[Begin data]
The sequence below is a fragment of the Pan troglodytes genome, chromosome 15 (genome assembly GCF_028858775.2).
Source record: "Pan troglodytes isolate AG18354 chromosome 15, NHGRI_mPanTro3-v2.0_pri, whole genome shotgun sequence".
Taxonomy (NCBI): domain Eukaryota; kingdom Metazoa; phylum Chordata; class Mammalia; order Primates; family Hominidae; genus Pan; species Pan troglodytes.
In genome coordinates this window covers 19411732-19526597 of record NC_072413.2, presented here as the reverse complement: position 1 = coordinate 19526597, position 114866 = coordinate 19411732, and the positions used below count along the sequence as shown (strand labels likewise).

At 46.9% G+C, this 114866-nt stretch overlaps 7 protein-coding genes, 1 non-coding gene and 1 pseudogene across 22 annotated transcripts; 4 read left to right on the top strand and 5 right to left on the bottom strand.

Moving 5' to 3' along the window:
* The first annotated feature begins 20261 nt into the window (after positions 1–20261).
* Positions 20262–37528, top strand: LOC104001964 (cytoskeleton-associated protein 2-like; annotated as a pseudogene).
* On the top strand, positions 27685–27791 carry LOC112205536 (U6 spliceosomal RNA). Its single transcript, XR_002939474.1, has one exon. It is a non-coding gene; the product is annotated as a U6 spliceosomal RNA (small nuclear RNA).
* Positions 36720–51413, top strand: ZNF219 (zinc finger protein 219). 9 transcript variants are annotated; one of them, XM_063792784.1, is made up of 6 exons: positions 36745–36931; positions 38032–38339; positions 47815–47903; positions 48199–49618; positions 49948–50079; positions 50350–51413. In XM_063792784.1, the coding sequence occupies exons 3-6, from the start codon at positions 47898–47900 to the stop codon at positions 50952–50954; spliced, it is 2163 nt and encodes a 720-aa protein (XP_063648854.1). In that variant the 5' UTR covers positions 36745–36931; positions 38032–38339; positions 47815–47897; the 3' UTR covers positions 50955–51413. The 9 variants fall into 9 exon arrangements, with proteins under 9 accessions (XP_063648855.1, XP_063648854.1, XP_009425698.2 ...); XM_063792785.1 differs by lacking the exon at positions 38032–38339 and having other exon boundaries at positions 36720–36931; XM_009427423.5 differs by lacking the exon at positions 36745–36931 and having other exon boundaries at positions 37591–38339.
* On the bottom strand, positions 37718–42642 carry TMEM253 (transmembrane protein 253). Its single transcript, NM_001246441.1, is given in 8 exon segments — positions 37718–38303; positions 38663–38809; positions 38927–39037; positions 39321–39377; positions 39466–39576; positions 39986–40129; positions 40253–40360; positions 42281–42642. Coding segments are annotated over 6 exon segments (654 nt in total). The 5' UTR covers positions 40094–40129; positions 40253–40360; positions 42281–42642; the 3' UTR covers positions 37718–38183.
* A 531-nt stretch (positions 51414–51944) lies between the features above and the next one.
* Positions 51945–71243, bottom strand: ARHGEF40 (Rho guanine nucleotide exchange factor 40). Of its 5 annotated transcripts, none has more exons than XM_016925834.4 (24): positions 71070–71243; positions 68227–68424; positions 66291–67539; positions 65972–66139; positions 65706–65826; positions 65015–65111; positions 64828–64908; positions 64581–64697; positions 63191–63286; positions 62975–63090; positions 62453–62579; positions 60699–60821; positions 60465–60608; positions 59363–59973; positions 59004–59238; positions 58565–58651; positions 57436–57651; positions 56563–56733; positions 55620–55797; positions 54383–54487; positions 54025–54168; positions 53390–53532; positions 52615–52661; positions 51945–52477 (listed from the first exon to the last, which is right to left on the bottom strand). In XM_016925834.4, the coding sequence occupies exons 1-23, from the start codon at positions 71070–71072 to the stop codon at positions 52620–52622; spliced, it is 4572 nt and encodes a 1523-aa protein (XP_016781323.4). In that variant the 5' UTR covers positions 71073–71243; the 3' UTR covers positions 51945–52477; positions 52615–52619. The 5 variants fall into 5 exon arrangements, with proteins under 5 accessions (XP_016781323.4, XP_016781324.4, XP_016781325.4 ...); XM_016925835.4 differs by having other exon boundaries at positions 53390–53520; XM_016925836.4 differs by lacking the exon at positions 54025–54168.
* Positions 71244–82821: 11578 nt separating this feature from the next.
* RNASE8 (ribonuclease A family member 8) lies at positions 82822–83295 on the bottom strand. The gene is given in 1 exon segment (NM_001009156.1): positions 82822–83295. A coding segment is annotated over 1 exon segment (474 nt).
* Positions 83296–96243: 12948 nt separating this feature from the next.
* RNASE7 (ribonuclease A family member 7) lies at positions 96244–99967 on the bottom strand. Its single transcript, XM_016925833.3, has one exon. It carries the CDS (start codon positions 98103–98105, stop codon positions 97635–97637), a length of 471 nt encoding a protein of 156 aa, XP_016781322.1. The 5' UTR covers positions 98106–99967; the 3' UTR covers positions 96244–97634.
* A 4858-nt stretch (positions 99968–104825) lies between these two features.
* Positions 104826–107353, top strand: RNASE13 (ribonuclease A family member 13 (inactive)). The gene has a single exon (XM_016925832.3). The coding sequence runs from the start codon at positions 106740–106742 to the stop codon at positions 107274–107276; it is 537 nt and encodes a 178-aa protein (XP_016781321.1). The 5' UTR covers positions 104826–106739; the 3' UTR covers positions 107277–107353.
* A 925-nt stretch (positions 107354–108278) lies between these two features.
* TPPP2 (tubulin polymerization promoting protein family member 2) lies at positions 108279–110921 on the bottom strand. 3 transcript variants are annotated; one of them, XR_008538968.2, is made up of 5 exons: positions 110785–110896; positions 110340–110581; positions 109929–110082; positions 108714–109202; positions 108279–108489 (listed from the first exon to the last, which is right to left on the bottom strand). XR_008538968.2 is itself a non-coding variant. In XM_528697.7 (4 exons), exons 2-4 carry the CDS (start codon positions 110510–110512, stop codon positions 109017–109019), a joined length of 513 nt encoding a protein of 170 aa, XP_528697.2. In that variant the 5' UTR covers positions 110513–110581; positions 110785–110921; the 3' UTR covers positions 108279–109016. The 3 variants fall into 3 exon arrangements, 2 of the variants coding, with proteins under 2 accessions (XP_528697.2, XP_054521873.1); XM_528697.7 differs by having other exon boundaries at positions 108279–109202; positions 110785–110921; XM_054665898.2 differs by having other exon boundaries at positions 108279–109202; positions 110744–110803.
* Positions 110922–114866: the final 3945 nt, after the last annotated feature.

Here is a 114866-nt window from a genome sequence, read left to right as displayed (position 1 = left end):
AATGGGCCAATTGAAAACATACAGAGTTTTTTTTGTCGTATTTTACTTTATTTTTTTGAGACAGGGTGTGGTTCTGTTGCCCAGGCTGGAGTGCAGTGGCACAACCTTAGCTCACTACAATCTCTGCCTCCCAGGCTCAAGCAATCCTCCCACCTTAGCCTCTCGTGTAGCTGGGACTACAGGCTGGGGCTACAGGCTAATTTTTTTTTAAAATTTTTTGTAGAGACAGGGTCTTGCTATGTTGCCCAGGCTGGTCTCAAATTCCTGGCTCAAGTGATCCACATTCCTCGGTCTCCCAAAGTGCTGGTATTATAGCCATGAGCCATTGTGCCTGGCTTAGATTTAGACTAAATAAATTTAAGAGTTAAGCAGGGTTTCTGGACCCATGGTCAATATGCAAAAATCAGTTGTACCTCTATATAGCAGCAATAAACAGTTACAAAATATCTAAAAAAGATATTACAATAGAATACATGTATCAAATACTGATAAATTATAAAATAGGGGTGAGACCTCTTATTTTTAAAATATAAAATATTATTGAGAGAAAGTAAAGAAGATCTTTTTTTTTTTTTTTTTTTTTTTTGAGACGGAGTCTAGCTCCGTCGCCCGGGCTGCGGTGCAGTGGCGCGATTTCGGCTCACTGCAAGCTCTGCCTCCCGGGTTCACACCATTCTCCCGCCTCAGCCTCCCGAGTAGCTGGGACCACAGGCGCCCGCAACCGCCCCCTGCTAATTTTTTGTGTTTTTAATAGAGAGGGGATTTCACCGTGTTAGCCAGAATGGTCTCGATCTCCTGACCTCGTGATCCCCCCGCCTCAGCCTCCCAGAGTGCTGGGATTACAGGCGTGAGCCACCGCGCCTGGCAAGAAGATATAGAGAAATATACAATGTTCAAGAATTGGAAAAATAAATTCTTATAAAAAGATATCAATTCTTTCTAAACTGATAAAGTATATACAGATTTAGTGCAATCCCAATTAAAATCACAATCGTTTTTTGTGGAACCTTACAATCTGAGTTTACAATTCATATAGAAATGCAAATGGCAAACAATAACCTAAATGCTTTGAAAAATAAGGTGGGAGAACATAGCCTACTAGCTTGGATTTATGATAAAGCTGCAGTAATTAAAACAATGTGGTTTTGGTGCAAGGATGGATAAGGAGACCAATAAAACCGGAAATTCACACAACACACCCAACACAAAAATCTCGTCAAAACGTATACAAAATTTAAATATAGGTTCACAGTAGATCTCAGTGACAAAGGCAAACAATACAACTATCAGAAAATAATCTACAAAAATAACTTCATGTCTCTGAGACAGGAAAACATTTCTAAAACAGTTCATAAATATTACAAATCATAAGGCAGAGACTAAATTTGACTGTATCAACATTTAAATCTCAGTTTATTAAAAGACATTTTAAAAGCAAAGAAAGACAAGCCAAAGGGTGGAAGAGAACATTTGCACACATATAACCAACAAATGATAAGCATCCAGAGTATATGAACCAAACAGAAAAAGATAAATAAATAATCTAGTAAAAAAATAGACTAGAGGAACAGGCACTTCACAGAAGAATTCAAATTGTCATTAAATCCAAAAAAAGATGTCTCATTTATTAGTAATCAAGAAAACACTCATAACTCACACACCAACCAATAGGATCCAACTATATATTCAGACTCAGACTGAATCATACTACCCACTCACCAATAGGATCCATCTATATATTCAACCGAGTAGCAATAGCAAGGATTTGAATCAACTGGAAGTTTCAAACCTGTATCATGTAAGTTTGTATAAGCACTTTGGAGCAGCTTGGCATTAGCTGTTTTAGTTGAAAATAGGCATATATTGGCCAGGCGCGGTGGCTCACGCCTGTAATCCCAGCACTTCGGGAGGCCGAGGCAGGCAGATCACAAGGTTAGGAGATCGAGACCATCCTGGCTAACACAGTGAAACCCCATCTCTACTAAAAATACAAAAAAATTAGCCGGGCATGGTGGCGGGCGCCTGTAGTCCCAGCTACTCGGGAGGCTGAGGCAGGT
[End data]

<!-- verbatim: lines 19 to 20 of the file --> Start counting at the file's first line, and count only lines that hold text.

* Positions 104826–107353, top strand: RNASE13 (ribonuclease A family member 13 (inactive)). The gene has a single exon (XM_016925832.3). The coding sequence runs from the start codon at positions 106740–106742 to the stop codon at positions 107274–107276; it is 537 nt and encodes a 178-aa protein (XP_016781321.1). The 5' UTR covers positions 104826–106739; the 3' UTR covers positions 107277–107353.
* A 925-nt stretch (positions 107354–108278) lies between these two features.